Your mortgagee or the person arranging the mortgage for you should advise you as to the type of valuations and surveys available. For your own protection we must advise that you should have a full survey.
It is best to avoid booking your removals until after contracts have been exchanged because before that time the moving date is not definite and you may end up losing money if the date changes after you have made the booking.
No. O’Neill Patient offers a fast and convenient service that comes direct to you no matter where you are in the world. As long as the property you are buying, selling or remortgaging is in England or Wales, then we can act for you. All the paperwork for your transactions will be sent via email or post (as you wish) directly to you. You can then review and sign all the relevant documents at your convenience before returning them to us. In the future, it may even be possible for you to attach electronic signatures to your forms and return your documents electronically! Of course, if you do happen to live locally to us, we would be pleased to receive you at our offices in Stockport.
Completion is when the money is transferred from solicitor to solicitor and it is when you can get your keys and move into your new home. You must also fully vacate your sale property on completion.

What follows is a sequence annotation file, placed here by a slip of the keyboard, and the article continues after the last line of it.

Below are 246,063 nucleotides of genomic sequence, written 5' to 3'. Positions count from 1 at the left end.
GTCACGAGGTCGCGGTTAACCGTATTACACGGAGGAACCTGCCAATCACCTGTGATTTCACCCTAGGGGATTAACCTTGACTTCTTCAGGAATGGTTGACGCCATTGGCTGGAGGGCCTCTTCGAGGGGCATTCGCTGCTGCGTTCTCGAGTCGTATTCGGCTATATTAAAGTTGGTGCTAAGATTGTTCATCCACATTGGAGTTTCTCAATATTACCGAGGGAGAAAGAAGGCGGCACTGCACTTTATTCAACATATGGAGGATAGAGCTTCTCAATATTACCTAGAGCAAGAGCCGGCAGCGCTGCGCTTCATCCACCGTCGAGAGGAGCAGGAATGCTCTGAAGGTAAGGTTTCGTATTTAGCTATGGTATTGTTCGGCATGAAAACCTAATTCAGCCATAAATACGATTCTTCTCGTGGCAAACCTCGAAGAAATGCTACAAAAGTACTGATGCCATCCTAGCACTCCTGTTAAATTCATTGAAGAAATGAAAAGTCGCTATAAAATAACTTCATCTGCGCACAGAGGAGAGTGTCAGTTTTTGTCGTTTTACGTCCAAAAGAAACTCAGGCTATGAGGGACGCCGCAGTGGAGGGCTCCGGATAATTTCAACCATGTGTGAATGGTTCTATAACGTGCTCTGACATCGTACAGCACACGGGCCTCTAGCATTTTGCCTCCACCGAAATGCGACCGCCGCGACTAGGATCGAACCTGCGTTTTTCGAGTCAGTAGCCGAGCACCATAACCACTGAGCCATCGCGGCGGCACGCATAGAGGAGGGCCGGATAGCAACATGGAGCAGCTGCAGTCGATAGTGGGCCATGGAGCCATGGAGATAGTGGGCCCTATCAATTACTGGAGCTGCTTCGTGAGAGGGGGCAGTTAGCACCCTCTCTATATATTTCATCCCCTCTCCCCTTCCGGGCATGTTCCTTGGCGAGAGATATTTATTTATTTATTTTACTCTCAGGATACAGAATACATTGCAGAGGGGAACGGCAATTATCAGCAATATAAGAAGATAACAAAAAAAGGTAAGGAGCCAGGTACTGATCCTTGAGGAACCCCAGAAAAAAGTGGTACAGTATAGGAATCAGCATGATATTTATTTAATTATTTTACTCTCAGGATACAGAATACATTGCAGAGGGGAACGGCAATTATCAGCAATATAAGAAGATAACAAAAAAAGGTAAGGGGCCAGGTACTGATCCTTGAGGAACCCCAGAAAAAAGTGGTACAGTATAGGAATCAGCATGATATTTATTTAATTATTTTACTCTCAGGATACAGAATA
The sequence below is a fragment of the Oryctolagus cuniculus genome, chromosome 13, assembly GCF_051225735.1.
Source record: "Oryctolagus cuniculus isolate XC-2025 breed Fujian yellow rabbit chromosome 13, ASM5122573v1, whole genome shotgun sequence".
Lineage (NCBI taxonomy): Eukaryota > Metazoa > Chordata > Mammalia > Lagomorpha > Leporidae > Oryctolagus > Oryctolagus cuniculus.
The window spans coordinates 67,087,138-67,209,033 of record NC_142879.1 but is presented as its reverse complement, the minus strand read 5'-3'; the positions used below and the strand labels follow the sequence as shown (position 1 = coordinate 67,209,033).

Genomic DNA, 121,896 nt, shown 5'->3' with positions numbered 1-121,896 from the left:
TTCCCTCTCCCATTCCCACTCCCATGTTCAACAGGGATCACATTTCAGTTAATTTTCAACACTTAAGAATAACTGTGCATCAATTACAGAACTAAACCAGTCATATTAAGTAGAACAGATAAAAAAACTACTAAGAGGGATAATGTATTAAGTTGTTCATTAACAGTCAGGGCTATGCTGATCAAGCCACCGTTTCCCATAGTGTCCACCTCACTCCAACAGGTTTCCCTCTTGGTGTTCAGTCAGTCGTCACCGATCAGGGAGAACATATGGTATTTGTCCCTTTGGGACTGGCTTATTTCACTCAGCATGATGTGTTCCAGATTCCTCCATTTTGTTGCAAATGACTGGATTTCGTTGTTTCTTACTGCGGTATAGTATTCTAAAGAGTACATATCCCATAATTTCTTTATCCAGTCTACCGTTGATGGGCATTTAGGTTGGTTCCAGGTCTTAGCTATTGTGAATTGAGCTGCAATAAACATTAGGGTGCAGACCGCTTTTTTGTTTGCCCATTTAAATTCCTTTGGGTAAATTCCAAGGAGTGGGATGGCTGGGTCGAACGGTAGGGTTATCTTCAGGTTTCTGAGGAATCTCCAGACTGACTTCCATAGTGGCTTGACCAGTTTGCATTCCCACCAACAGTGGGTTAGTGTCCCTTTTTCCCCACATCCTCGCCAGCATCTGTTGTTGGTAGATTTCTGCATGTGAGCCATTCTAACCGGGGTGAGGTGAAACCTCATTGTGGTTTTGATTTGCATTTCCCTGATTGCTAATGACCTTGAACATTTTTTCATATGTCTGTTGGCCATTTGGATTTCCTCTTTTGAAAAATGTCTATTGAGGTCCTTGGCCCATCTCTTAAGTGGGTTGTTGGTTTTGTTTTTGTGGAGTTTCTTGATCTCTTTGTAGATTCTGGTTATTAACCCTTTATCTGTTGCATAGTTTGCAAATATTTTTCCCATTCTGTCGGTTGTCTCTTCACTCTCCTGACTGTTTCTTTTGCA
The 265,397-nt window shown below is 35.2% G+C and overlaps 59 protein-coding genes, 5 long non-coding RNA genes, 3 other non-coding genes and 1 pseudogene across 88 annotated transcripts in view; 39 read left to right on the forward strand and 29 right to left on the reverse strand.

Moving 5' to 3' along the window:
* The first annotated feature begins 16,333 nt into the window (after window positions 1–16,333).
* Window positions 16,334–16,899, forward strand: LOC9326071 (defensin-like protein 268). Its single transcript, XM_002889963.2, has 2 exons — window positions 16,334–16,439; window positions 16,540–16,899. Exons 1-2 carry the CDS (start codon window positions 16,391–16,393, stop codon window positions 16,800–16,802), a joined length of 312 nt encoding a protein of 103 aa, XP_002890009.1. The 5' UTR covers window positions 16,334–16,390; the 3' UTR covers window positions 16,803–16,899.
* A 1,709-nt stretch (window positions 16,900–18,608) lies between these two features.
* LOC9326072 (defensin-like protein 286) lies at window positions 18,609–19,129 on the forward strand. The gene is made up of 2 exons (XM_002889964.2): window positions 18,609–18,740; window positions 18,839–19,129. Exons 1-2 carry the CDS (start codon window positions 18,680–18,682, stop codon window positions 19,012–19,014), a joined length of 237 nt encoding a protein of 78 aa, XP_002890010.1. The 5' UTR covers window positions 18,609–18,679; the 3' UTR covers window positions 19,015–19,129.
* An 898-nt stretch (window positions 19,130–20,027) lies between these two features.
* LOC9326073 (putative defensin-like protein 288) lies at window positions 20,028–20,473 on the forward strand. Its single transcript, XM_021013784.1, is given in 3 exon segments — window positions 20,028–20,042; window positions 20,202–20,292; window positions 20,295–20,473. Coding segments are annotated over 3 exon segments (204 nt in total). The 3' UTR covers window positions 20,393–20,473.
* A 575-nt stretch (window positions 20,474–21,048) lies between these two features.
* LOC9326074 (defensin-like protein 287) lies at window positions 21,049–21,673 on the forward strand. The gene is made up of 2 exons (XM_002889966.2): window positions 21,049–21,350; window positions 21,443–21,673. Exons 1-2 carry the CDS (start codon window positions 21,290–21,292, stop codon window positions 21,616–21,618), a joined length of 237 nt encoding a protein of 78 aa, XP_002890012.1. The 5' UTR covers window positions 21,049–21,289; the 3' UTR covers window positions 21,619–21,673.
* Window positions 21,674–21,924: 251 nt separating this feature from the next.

Chancel Repair Liability dates back to medieval times, when Churches (or more specifically their Chancels) were maintained by wealthy land owners Since medieval times, what used to be large estates of land have now been broken down in to many thousands of privately owned properties, yet the potential for Chancel Repair Liabilities has been passed down to successive owners of that land. These obligations will not appear on your deeds, and the cost of discharging this liability, if there is one, can run into the thousands of pounds.
Thankfully these archaic laws are changing, and once October 2013 has passed, unless the Church has expressed a specific interest in your property (by noting their interest with the Land Registry) you or your property will no longer be at risk. Of course, in the meantime, there is an increased risk of the Church investigating potential liabilities for properties within their parishes.
O’Neill Patient has a longstanding and successful relationship with some of the biggest insurers in the industry, and can offer you competitively priced protection against these costs as a matter of course if you instruct us to handle your purchase.